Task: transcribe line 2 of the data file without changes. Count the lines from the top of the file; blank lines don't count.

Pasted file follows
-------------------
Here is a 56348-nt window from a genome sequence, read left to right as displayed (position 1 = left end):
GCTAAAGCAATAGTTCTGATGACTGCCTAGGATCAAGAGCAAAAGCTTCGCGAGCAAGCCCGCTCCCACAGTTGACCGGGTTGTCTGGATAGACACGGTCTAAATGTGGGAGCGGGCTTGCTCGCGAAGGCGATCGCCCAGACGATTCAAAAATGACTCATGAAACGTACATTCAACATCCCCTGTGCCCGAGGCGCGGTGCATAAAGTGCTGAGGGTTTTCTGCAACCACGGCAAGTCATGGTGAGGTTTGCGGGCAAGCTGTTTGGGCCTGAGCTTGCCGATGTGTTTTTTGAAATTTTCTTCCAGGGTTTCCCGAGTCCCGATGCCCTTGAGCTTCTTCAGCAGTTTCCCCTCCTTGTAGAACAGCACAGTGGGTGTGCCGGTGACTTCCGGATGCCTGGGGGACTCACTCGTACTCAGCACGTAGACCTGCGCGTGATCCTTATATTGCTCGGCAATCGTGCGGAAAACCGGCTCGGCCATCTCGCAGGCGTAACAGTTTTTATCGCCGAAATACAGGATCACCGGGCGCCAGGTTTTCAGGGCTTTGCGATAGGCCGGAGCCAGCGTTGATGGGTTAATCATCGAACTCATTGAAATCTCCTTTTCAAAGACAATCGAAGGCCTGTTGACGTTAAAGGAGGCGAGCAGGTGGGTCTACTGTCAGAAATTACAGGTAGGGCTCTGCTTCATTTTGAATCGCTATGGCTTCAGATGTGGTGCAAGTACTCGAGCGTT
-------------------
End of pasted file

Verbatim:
GCTAAAGCAATAGTTCTGATGACTGCCTAGGATCAAGAGCAAAAGCTTCGCGAGCAAGCCCGCTCCCACAGTTGACCGGGTTGTCTGGATAGACACGGTCTAAATGTGGGAGCGGGCTTGCTCGCGAAGGCGATCGCCCAGACGATTCAAAAATGACTCATGAAACGTACATTCAACATCCCCTGTGCCCGAGGCGCGGTGCATAAAGTGCTGAGGGTTTTCTGCAACCACGGCAAGTCATGGTGAGGTTTGCGGGCAAGCTGTTTGGGCCTGAGCTTGCCGATGTGTTTTTTGAAATTTTCTTCCAGGGTTTCCCGAGTCCCGATGCCCTTGAGCTTCTTCAGCAGTTTCCCCTCCTTGTAGAACAGCACAGTGGGTGTGCCGGTGACTTCCGGATGCCTGGGGGACTCACTCGTACTCAGCACGTAGACCTGCGCGTGATCCTTATATTGCTCGGCAATCGTGCGGAAAACCGGCTCGGCCATCTCGCAGGCGTAACAGTTTTTATCGCCGAAATACAGGATCACCGGGCGCCAGGTTTTCAGGGCTTTGCGATAGGCCGGAGCCAGCGTTGATGGGTTAATCATCGAACTCATTGAAATCTCCTTTTCAAAGACAATCGAAGGCCTGTTGACGTTAAAGGAGGCGAGCAGGTGGGTCTACTGTCAGAAATTACAGGTAGGGCTCTGCTTCATTTTGAATCGCTATGGCTTCAGATGTGGTGCAAGTACTCGAGCGTT